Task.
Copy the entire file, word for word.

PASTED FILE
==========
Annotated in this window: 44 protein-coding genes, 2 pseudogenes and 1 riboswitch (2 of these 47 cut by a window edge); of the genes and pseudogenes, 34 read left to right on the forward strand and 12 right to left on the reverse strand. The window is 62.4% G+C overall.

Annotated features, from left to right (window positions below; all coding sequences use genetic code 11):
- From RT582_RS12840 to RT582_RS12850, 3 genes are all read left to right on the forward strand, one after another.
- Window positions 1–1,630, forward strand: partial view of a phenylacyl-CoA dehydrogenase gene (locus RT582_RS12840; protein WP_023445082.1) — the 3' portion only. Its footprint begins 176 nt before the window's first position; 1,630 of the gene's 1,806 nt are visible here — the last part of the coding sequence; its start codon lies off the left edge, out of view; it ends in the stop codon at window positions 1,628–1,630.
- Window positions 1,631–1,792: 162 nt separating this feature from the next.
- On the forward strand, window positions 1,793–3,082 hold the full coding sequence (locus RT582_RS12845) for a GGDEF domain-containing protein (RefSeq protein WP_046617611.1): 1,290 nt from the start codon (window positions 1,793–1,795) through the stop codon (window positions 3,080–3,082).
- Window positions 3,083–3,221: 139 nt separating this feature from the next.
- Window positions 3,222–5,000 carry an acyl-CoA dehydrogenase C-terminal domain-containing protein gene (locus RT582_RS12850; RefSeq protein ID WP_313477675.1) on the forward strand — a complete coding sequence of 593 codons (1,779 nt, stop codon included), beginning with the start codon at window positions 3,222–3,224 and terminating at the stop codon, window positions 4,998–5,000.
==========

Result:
Annotated in this window: 44 protein-coding genes, 2 pseudogenes and 1 riboswitch (2 of these 47 cut by a window edge); of the genes and pseudogenes, 34 read left to right on the forward strand and 12 right to left on the reverse strand. The window is 62.4% G+C overall.

Annotated features, from left to right (window positions below; all coding sequences use genetic code 11):
- From RT582_RS12840 to RT582_RS12850, 3 genes are all read left to right on the forward strand, one after another.
- Window positions 1–1,630, forward strand: partial view of a phenylacyl-CoA dehydrogenase gene (locus RT582_RS12840; protein WP_023445082.1) — the 3' portion only. Its footprint begins 176 nt before the window's first position; 1,630 of the gene's 1,806 nt are visible here — the last part of the coding sequence; its start codon lies off the left edge, out of view; it ends in the stop codon at window positions 1,628–1,630.
- Window positions 1,631–1,792: 162 nt separating this feature from the next.
- On the forward strand, window positions 1,793–3,082 hold the full coding sequence (locus RT582_RS12845) for a GGDEF domain-containing protein (RefSeq protein WP_046617611.1): 1,290 nt from the start codon (window positions 1,793–1,795) through the stop codon (window positions 3,080–3,082).
- Window positions 3,083–3,221: 139 nt separating this feature from the next.
- Window positions 3,222–5,000 carry an acyl-CoA dehydrogenase C-terminal domain-containing protein gene (locus RT582_RS12850; RefSeq protein ID WP_313477675.1) on the forward strand — a complete coding sequence of 593 codons (1,779 nt, stop codon included), beginning with the start codon at window positions 3,222–3,224 and terminating at the stop codon, window positions 4,998–5,000.